In recent seasons, Coyle politely pointed to her WNBA deal when schools made inquiries.
But if events change, the move to replace her would seem to be as quick as the move that elevated Coyle when Richie Adubato was dismissed.
Meanwhile, with Michael Cooper departing for Southern Cal after the summer, Stanley figures to be on the top of the list to replace him after also having head coaching experience with the Washington Mystics.
However, if the Sparks management doesn’t go in that direction, another strong candidate could be Detroit assistant Cheryl Reeve, the former La Salle star, who has been a finalist for WNBA head coaching jobs elsewhere in recent seasons. Of course, if Bill Laimbeer left Dodge, a pseudonym for the Motor City, Reeve becomes a top candidate for the Shock as a replacement.
State of the Newspaper Industry: Women's Writers Casualties List Continues to Grow
Bill Smith, who has been a longtime PR head of the women’s program at Arkansas and also teaches at the SEC school, is currently conducting a national survey to see how many print beat writers involving women’s basketball have gone by the wayside due to economic conditions.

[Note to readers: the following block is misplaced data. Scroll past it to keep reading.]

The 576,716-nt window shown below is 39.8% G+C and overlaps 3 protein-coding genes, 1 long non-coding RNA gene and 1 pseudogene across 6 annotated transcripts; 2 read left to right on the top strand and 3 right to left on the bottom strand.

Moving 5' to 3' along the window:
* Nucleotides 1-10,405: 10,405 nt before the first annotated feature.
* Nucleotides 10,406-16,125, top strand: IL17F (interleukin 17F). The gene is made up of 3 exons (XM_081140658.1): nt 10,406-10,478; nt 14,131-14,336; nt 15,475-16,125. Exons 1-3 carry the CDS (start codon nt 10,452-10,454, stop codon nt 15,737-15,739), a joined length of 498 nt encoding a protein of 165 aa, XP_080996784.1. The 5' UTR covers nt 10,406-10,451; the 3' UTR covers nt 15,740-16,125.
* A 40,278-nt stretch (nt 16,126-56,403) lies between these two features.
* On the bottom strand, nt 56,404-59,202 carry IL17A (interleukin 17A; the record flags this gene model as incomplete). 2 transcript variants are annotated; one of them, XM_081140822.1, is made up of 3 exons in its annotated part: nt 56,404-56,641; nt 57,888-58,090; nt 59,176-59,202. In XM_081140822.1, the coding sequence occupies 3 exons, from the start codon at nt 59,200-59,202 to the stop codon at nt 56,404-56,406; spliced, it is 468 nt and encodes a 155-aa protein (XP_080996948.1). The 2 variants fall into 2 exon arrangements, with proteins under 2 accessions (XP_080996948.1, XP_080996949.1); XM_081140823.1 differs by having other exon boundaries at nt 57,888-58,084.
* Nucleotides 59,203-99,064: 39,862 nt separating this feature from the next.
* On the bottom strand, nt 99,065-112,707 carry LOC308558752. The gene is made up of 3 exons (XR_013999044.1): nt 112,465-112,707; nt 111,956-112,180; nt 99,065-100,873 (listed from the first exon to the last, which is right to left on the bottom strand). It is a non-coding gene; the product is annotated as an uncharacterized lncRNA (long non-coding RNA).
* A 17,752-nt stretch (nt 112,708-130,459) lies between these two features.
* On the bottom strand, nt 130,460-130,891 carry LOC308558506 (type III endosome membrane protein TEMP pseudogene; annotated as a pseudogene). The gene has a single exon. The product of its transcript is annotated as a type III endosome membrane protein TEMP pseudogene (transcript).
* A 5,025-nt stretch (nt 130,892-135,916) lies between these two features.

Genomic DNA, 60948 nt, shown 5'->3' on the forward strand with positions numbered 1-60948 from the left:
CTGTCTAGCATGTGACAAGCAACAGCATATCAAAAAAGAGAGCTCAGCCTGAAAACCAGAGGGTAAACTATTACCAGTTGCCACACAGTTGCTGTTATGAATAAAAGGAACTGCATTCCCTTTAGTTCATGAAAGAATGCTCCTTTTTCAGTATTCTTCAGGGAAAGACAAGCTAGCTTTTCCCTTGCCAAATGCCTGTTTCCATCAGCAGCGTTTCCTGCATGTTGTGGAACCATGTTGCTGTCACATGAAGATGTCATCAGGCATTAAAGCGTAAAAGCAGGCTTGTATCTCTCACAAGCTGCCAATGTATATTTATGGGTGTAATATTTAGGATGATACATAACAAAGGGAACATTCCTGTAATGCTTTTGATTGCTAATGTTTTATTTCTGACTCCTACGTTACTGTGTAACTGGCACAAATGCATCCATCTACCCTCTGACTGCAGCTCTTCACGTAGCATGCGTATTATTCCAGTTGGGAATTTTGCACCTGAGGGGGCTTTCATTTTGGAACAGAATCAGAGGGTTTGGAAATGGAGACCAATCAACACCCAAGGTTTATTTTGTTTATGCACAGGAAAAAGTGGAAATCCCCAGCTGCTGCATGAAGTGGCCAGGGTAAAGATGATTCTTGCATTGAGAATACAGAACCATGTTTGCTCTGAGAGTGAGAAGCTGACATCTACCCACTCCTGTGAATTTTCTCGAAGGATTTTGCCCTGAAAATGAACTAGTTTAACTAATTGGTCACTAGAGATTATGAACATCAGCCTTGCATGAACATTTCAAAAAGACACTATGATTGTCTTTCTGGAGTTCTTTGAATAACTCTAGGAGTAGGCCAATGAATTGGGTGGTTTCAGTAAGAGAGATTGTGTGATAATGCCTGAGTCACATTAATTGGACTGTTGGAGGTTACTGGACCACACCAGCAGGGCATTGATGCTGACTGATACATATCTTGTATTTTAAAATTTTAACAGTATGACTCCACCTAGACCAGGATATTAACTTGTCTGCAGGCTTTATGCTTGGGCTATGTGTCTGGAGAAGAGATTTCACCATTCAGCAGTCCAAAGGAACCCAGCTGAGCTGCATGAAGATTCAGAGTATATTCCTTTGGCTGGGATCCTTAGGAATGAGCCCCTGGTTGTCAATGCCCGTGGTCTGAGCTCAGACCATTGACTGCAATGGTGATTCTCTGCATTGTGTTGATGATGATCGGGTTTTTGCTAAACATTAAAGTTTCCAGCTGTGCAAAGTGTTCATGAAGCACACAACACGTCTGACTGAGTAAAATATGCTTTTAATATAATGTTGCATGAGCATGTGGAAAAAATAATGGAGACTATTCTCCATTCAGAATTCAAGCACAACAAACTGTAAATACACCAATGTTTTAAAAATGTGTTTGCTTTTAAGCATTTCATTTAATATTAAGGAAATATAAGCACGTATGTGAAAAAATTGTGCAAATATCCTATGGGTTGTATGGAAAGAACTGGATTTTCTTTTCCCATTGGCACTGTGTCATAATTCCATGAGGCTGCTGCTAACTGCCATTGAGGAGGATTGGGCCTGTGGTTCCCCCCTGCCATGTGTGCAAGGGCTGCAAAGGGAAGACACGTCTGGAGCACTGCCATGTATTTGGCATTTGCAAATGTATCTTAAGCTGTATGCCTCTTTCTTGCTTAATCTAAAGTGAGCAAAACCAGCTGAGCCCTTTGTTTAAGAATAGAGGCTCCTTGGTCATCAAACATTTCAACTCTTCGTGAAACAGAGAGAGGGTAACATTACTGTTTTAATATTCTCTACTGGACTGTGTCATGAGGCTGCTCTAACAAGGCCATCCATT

“In two days, the returns are already gruesome,” Smith said, not telling the Guru anything he was not aware of considering his own a micro-survey of the credential list and seating chart at the Women’s Final Four in St. Louis.
But that is a discussion for another day even though it has been a daily discussion as the list of layoff, buyouts, retirements, etc., continues to build.
The “hit” list in terms of past print beat writers not tied to competing teams as well as major markets that were no longer represented was quite revealing.